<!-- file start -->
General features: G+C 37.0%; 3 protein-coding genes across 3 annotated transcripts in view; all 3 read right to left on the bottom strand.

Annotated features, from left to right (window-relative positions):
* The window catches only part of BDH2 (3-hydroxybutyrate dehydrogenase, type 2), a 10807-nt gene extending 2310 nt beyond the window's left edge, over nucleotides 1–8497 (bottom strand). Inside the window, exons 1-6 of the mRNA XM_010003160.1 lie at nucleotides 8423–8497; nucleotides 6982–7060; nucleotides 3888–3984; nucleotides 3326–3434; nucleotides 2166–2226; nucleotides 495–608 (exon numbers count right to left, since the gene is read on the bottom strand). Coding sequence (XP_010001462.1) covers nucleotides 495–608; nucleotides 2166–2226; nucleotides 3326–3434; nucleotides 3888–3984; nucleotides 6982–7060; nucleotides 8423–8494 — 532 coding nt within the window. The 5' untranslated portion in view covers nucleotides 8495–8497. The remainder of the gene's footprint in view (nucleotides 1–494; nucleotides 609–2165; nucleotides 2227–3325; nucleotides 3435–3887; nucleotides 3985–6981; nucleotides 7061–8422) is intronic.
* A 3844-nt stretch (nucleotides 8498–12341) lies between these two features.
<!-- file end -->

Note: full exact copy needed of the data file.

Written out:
General features: G+C 37.0%; 3 protein-coding genes across 3 annotated transcripts in view; all 3 read right to left on the bottom strand.

Annotated features, from left to right (window-relative positions):
* The window catches only part of BDH2 (3-hydroxybutyrate dehydrogenase, type 2), a 10807-nt gene extending 2310 nt beyond the window's left edge, over nucleotides 1–8497 (bottom strand). Inside the window, exons 1-6 of the mRNA XM_010003160.1 lie at nucleotides 8423–8497; nucleotides 6982–7060; nucleotides 3888–3984; nucleotides 3326–3434; nucleotides 2166–2226; nucleotides 495–608 (exon numbers count right to left, since the gene is read on the bottom strand). Coding sequence (XP_010001462.1) covers nucleotides 495–608; nucleotides 2166–2226; nucleotides 3326–3434; nucleotides 3888–3984; nucleotides 6982–7060; nucleotides 8423–8494 — 532 coding nt within the window. The 5' untranslated portion in view covers nucleotides 8495–8497. The remainder of the gene's footprint in view (nucleotides 1–494; nucleotides 609–2165; nucleotides 2227–3325; nucleotides 3435–3887; nucleotides 3985–6981; nucleotides 7061–8422) is intronic.
* A 3844-nt stretch (nucleotides 8498–12341) lies between these two features.